Both can be seen on http://www.virginiafoodfreedom.org

    I hope you all may support these peices of legislation. Something needs to change and I think it must come from the bottom up, with the people and freedom to choose their nutrient dense foods from their own neighbors and farmers, and create independent jobs.

    Thank you Mr. Winne for educating so many about the Food System injustices. You have made great headway in VA and have definitely touched the TeaParty–they are learning about the Farm Subsidies that start the circle of poverty and environmental degradation.

  4. Frank Basler
    September 27, 2013 at 11:28 am #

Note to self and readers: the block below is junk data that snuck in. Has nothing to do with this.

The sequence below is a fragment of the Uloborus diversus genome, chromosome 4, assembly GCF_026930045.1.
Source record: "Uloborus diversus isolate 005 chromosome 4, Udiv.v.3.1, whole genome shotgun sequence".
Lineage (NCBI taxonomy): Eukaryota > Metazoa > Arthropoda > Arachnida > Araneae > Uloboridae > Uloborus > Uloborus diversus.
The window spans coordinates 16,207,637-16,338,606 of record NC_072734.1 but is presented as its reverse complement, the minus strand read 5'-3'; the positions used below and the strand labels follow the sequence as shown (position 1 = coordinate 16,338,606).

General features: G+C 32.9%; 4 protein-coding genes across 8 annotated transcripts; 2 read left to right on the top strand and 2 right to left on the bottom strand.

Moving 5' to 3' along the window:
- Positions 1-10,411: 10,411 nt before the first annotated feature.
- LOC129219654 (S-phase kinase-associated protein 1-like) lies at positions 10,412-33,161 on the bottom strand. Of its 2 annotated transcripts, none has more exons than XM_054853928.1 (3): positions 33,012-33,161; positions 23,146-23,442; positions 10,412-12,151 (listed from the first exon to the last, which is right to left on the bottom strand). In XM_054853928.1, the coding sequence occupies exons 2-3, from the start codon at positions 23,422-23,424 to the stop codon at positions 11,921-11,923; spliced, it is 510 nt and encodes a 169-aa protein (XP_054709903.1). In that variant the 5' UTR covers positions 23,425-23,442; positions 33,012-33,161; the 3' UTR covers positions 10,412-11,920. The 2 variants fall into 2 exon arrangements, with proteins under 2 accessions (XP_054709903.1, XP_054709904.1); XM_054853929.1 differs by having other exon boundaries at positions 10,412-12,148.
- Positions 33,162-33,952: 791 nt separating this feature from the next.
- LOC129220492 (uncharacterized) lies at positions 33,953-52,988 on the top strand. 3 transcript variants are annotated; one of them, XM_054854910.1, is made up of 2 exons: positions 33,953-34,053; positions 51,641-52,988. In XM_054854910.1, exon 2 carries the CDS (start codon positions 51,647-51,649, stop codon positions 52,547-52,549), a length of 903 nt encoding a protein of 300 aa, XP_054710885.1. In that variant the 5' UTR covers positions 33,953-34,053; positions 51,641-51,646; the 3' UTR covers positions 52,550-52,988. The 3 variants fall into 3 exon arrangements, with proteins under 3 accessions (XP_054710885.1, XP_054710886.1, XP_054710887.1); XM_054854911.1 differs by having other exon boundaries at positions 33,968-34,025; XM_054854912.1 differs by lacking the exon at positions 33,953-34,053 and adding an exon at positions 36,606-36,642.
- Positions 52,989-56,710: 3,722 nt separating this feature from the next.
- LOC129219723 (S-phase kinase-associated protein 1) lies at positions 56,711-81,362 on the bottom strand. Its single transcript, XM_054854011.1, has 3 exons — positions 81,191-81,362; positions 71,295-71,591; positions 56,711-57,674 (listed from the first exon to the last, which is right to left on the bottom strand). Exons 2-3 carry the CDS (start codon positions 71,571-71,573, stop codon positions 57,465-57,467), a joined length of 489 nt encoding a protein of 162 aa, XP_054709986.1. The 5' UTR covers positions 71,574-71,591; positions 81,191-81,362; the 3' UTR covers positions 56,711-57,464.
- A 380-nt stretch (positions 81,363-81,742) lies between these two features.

Intriguing and well put. I look forward to hearing about your ideas for replacing SNAP. A significant increase to the earned income tax credit and massive investment in job-producing high rise and ground level urban agriculture would be important components.

Trackbacks/Pingbacks

  1. Uncle Sam in Our Kitchen (updated) | What the Hell's Going On? - November 8, 2013

    […] After 70 years of the same, is it time to rethink food stamps? If Food Stamps are split from the Farm Bill, does that mean corporate welfare will continue to be met, while the working poor will suffer further?: http://www.markwinne.com/time-to-re-think-food-stamps/ […]

  2. Food & Government. Not as simple as you’d think… | What the Hell's Going On? - September 17, 2015

    […] After 70 years of the same, is it time to rethink food stamps? If Food Stamps are split from the Farm Bill, does that mean corporate welfare will continue to be met, while the working poor will suffer further?: http://www.markwinne.com/time-to-re-think-food-stamps/ […]